Advanced Search

Preplanned Studies: Effect of Earlier Vaccination and a Two-Dose Varicella Vaccine Schedule on Varicella Incidence — Beijing Municipality, 2007–2018

View author affiliations
  • Summary

    What is already known about this topic?

    The World Health Organization (WHO) varicella vaccines position paper states that countries where varicella is an important public health burden could consider introducing varicella vaccine (VarV) in the routine childhood immunization program (1). VarV has been available for many years in China but is not included in most routine immunization programs in China. As a result, substantial heterogeneity in vaccination coverage exists across regions.

    What is added by this report?

    In Beijing, adding a second dose of VarV for children and increasing coverage reduced the incidence of varicella. Lowering the age of the first dose of VarV to 12 months could further reduce varicella, especially among toddlers.

    What are the implications for public health practice?

    Governments should use economic analysis to consider inclusion of VarV into the routine children immunization program as a free vaccine and adopting a 2-dose schedule that starts at 12 months of age.

  • loading...
  • [1] World Health Organization. Varicella and herpes zoster vaccines: WHO position paper, June 2014. Wkly Epidemiol Rec 2014;89(25):265-88. https://www.who.int/wer/2014/wer8925.pdf.https://www.who.int/wer/2014/wer8925.pdf
    [2] Suo LD, Lu L, Zhao D, Pang XH. Impact of a 2-dose voluntary vaccination strategy on varicella epidemiology in Beijing, 2011−2017. Vaccine 2020;38(20):3690 − 6. http://dx.doi.org/10.1016/j.vaccine.2020.01.087CrossRef
    [3] Liu AP, Sun TT. Meta-analysis of varicella vaccine coverage among Chinese children. Chin J Vaccin Immun 2017;23(6):698-704. https://d.wanfangdata.com.cn/periodical/zgjhmy201706022. (In Chinese). https://d.wanfangdata.com.cn/periodical/zgjhmy201706022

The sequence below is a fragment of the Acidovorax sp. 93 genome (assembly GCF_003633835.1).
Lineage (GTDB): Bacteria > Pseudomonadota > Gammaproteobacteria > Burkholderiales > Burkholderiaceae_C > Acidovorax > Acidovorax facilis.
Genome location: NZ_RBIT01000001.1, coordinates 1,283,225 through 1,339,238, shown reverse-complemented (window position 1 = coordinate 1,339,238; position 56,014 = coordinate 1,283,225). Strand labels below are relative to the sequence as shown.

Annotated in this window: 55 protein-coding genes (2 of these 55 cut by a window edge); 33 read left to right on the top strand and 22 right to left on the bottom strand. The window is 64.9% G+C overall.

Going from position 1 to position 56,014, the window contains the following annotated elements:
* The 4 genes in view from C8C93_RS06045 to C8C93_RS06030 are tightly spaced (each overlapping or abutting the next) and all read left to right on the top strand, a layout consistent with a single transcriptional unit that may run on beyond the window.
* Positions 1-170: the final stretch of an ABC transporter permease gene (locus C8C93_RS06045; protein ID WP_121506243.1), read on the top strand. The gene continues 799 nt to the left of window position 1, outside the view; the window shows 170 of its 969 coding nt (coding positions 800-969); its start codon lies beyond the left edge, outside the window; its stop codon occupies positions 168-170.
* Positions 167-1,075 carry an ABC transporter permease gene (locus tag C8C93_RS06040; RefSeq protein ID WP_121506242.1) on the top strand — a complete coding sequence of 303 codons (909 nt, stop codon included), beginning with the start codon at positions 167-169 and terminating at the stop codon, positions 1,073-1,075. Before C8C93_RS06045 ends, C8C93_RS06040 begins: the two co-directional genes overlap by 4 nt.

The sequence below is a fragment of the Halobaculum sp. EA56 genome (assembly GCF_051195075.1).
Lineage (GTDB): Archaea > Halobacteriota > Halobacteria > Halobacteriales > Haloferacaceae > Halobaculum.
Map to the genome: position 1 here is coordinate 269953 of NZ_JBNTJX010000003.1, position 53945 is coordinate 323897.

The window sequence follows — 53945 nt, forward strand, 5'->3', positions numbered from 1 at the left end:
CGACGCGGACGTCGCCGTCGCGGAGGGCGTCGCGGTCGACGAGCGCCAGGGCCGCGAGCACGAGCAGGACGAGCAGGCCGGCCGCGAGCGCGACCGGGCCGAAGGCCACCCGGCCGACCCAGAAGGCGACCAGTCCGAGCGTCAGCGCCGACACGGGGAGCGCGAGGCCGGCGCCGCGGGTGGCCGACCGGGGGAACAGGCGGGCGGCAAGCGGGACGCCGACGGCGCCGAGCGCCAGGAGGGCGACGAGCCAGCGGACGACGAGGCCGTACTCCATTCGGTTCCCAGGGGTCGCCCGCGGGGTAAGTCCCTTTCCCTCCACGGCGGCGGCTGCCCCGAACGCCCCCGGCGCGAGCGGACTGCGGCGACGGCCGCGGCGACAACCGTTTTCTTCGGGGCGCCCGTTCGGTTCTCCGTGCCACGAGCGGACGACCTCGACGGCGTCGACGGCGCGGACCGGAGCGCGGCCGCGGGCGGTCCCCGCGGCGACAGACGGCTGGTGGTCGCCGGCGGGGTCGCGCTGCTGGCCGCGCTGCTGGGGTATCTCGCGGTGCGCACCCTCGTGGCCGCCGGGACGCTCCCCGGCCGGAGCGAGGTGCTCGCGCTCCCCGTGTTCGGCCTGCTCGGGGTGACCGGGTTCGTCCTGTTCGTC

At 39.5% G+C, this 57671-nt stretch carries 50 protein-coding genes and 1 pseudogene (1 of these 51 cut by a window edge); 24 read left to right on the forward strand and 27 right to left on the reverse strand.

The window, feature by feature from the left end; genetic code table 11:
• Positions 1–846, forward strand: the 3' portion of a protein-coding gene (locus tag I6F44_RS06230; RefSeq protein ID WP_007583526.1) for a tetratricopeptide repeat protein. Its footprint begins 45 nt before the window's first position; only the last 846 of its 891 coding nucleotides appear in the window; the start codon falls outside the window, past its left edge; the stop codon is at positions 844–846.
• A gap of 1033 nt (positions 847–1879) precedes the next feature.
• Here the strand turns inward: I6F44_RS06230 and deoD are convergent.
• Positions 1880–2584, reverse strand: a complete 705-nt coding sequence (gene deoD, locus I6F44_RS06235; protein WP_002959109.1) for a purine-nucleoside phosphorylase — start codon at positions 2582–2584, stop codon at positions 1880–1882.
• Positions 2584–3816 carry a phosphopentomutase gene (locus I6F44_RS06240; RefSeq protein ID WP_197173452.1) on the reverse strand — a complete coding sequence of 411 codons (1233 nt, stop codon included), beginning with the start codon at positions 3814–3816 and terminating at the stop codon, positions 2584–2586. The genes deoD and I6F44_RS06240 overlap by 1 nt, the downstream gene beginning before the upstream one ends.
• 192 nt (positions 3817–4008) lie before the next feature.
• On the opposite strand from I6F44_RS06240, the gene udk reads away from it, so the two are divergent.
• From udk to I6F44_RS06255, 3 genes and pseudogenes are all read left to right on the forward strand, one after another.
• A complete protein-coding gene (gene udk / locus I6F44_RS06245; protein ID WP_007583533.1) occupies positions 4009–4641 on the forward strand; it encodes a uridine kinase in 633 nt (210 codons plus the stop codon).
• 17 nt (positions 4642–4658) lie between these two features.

[4] Hu Y, Chen YP, Zhang B, Li Q. An evaluation of voluntary varicella vaccination coverage in Zhejiang province, East China. Int J Environ Res Public Health 2016;13(6):560. http://dx.doi.org/10.3390/ijerph13060560CrossRef
    [5] Zhao D, Suo L, Lu L, Pan JB, Ji WY, Liu WX, et al. Varicella vaccine coverage before and after recommending a two-dose varicella vaccination schedule in Beijing, 2007-2017. Chin J Vaccin Immun 2019;25(2):198-202. http://kns.cnki.net/kcms/detail/detail.aspx?FileName=ZGJM201902032&DbName=DKFX2019. (In Chinese). http://kns.cnki.net/kcms/detail/detail.aspx?FileName=ZGJM201902032&DbName=DKFX2019
    [6] Chen YW, Ma R, Zhang YY, Li XD, Yin DP. Effects of varicella vaccine time of first dose and coverage of second dose — Beijing and Ningbo, China, 2012–2018. China CDC Wkly 2020;2(36):696 − 9. http://dx.doi.org/10.46234/ccdcw2020.136CrossRef
    [7] Bialek SR, Perella D, Zhang J, Mascola L, Viner K, Jackson C, et al. Impact of a routine two-dose varicella vaccination program on varicella epidemiology. Pediatrics 2013;132(5):e1134 − 40. http://dx.doi.org/10.1542/peds.2013-0863CrossRef
    [8] Leung J, Lopez AS, Blostein J, Thayer N, Zipprich J, Clayton A, et al. Impact of the US Two-dose varicella vaccination program on the epidemiology of varicella outbreaks: data from nine states, 2005-2012. Pediatr Infect Dis J 2015;34(10):1105 − 9. http://dx.doi.org/10.1097/INF.0000000000000821CrossRef
    [9] Wutzler P, Bonanni P, Burgess M, Gershon A, Sáfadi MA, Casabona G. Varicella vaccination - the global experience. Expert Rev Vaccines 2017;16(8):833 − 43. http://dx.doi.org/10.1080/14760584.2017.1343669CrossRef
  • FIGURE 1.  Varicella incidence (cases per 100,000 population, by year and by age group) and varicella vaccine (VarV) coverage (%) changes before and after the two-dose schedule recommendation in Beijing, 2007–2018. (A) Varicella incidence among people aged 0–19 years and ≥20 years, with superimposed varicella vaccine coverage of the first dose (VarV1) and second dose (VarV2) in Beijing, 2007–2018. (B) Heat map of varicella incidence in people aged 0–19 years during 2007–2018 in Beijing by age group.